Volume 1, Issue 3, 2001
To Do No Harm? The Precautionary Principle and Moral Values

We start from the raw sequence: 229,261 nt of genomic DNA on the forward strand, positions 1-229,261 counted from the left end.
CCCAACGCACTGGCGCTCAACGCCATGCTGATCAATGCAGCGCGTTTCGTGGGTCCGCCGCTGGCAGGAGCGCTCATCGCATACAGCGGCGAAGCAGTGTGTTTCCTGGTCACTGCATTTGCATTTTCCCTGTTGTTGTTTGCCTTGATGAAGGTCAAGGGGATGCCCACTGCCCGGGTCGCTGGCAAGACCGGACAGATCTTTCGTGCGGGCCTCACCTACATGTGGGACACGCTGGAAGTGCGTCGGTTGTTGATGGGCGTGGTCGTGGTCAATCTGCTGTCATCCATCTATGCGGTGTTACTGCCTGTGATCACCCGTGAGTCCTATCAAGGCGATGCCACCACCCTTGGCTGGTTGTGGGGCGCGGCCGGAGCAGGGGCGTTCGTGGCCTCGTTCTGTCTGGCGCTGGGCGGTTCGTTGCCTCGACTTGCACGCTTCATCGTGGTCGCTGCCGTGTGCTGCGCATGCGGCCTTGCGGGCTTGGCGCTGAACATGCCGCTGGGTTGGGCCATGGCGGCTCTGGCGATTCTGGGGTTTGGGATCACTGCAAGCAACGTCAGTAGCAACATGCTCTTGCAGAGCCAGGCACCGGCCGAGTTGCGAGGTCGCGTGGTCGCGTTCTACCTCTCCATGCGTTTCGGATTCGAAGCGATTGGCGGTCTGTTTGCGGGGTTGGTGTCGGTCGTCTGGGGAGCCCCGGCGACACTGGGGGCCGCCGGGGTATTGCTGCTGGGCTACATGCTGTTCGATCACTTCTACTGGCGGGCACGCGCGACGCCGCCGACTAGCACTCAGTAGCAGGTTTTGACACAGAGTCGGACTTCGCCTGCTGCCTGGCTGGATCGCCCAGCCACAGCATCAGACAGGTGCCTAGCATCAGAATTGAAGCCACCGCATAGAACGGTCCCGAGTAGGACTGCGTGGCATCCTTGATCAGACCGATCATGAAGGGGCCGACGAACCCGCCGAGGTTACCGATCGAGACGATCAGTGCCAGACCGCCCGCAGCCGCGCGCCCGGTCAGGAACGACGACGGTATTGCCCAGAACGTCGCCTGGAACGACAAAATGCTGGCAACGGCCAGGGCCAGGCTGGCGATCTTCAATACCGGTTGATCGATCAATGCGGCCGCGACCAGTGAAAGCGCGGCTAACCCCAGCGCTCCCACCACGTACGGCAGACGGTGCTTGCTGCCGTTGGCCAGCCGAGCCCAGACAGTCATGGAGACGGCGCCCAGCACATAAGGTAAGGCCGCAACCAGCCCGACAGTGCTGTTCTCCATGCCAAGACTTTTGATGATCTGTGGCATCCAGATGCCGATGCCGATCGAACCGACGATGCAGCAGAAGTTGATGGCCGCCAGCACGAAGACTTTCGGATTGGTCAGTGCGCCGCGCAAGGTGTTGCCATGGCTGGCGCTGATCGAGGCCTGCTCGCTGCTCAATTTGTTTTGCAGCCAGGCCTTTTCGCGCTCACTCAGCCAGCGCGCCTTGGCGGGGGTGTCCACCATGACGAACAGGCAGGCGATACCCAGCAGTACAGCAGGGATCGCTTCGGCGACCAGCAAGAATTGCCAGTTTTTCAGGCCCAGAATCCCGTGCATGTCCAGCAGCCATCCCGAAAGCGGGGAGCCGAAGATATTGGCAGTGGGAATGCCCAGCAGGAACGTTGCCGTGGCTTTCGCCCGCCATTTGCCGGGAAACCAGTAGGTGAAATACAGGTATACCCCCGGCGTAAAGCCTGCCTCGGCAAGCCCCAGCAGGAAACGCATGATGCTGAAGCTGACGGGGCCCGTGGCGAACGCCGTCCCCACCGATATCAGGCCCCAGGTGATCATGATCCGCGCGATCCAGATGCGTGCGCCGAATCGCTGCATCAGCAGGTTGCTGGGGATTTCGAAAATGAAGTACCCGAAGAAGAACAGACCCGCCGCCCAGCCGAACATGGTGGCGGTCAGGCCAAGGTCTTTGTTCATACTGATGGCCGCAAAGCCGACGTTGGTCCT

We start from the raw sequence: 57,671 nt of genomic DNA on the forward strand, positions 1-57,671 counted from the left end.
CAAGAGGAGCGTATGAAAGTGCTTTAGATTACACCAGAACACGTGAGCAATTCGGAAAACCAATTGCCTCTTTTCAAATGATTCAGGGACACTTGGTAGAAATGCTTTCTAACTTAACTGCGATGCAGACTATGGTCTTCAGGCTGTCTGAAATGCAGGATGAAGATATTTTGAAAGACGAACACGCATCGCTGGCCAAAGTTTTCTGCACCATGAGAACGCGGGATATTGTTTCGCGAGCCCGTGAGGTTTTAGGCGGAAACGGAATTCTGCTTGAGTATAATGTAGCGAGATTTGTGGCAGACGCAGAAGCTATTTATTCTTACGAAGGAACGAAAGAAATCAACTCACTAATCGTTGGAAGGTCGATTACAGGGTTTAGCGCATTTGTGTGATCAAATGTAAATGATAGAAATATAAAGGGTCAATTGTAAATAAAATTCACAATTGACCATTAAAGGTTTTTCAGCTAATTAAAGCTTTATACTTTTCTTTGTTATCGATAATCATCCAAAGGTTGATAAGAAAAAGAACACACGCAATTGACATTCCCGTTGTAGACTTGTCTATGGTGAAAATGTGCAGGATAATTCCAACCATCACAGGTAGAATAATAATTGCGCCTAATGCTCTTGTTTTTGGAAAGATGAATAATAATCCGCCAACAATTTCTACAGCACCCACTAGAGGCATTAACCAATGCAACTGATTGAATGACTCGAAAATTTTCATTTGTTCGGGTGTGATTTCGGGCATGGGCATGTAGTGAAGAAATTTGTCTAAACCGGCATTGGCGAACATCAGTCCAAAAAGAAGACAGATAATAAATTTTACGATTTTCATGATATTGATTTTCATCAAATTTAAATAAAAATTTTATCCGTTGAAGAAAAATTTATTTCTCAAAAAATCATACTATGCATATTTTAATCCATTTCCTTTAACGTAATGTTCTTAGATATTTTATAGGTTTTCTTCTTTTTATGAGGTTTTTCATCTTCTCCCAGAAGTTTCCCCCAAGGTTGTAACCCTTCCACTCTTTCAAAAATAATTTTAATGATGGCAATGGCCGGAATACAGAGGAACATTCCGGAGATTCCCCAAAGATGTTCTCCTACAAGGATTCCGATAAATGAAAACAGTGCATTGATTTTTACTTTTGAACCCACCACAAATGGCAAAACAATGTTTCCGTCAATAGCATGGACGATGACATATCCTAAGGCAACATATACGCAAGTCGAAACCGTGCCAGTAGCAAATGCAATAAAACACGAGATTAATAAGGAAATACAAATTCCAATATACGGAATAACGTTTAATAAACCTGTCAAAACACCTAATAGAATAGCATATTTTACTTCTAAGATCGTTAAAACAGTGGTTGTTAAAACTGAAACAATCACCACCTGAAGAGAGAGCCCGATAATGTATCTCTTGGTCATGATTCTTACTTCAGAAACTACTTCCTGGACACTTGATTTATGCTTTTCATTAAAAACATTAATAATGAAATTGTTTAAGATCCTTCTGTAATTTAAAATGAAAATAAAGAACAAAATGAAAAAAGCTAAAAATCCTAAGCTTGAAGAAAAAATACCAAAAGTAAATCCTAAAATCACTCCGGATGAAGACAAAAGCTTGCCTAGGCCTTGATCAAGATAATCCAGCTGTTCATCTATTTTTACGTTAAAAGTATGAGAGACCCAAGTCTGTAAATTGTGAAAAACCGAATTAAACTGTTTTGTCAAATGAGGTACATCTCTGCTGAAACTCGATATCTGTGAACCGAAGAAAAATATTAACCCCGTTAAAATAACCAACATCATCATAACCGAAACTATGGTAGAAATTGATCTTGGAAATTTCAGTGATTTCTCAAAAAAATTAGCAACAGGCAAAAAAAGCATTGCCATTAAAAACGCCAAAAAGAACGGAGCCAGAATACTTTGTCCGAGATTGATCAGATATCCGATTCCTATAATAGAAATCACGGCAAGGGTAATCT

From over 2000 years ago the ideal expressed in the Hippocratic Oath has encouraged doctors never knowingly to do harm: primum non nocere. Over 25 years ago the management writer Peter Drucker proposed it as the basis of a management ethic, ‘the right rule for the ethics managers need, the ethics of responsibility’. He argued then that the rule had wide scope encompassing for instance executive compensation, management rhetoric and the management of business impacts. In 2000 the United Nations Global Compact embodied a Principle 7 enjoining ‘a precautionary approach to environmental challenges’ as defined in Principle 15 of the 1992 Rio Declaration. But what can such precautionary injunctions mean in practice? And what of conflicts with other values? Robin Attfield lays out the key questions he argues need to be asked about the Precautionary Principle if it is to be taken seriously and acted upon soundly. His focus is on the management of vulnerable resources - specifically planetary ecosystems - with whose management knowingly or otherwise we are all concerned.